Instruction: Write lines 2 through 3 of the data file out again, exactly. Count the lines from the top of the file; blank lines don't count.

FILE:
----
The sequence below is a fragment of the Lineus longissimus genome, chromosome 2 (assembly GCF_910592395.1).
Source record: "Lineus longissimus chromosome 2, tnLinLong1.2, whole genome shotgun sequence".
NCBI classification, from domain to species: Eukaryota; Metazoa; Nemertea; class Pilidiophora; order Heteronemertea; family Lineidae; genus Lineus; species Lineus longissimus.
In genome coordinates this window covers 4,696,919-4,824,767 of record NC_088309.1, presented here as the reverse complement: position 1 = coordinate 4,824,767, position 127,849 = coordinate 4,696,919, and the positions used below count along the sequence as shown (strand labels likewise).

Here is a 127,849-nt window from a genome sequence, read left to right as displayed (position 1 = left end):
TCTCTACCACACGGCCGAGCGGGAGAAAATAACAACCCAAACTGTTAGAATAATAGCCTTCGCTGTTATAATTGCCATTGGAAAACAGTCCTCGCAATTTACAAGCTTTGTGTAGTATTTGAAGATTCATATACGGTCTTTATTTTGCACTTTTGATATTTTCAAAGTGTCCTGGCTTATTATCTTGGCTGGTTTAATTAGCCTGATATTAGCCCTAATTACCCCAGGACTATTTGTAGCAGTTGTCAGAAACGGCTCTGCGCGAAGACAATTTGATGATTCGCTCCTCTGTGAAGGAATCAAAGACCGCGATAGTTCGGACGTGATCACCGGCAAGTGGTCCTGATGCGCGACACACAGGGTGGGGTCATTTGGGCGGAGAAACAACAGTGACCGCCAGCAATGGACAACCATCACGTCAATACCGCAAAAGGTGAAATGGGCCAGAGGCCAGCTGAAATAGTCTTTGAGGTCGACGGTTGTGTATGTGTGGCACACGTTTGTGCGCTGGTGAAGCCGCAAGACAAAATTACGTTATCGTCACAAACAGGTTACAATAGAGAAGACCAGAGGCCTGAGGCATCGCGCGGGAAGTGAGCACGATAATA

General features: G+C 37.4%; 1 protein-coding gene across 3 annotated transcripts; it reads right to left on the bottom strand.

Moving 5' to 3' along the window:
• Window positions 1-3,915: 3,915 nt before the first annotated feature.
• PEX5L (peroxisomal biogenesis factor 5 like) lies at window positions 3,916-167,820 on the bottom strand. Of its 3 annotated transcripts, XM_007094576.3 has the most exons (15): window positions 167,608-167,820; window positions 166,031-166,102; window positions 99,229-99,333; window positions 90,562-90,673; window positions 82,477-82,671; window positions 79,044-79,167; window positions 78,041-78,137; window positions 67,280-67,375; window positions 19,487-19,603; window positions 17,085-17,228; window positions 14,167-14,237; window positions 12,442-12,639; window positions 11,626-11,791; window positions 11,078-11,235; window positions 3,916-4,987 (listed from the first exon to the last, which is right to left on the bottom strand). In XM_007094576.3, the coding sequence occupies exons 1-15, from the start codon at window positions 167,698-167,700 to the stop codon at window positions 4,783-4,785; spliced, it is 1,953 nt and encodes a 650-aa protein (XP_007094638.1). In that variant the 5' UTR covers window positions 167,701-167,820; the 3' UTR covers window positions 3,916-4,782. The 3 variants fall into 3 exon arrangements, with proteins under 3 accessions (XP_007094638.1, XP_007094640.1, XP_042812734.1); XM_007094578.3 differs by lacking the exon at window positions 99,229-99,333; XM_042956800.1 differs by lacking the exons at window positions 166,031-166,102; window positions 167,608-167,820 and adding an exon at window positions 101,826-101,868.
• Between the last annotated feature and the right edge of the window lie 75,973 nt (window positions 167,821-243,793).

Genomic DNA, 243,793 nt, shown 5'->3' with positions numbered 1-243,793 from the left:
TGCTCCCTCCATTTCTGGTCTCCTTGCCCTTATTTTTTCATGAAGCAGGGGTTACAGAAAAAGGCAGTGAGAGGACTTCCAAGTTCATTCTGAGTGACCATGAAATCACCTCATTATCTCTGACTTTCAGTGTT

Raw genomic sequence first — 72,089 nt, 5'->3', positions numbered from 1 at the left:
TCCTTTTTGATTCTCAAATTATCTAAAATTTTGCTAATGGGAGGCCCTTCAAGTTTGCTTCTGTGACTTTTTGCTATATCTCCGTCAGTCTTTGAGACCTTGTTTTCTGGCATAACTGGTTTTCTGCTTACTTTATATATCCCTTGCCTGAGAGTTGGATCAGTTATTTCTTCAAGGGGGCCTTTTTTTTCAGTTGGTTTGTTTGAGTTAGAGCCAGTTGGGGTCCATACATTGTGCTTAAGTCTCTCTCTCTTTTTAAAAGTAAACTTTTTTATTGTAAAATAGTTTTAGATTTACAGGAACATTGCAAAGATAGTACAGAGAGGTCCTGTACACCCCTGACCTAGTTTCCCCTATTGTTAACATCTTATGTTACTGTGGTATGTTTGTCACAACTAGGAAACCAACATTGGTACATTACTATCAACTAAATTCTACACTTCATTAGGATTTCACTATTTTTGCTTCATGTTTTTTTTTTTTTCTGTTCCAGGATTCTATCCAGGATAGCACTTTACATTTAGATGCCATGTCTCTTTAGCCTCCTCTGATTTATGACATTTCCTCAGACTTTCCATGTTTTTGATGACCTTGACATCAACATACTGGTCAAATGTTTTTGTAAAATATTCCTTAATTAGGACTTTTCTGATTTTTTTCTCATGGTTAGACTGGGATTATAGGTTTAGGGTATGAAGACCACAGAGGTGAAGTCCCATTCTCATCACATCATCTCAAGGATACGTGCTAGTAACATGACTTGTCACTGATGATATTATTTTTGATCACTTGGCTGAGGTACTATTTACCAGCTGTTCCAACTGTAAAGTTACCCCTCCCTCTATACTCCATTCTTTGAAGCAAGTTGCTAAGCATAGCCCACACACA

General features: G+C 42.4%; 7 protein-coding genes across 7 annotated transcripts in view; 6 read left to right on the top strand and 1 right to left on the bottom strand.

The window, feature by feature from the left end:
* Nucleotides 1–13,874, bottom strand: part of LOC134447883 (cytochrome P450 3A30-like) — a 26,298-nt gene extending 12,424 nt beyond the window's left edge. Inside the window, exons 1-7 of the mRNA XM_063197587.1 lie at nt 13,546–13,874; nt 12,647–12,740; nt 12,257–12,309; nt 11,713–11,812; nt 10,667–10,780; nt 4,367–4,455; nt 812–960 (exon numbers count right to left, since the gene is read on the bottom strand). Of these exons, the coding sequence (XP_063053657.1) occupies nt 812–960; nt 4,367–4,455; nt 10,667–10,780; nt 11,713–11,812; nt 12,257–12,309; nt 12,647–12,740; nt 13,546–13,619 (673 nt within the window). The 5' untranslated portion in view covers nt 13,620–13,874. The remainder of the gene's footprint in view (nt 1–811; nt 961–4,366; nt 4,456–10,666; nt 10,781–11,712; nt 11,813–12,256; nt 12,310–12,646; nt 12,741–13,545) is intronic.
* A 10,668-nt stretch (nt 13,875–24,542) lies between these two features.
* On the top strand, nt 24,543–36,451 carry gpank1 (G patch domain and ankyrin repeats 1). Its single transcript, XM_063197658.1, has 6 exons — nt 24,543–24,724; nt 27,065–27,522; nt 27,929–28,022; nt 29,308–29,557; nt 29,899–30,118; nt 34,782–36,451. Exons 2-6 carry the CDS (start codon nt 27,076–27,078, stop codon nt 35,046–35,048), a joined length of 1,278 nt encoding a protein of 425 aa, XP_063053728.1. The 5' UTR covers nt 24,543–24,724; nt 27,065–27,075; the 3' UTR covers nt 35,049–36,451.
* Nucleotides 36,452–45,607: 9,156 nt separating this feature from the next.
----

Source record: "Lineus longissimus chromosome 2, tnLinLong1.2, whole genome shotgun sequence".
NCBI classification, from domain to species: Eukaryota; Metazoa; Nemertea; class Pilidiophora; order Heteronemertea; family Lineidae; genus Lineus; species Lineus longissimus.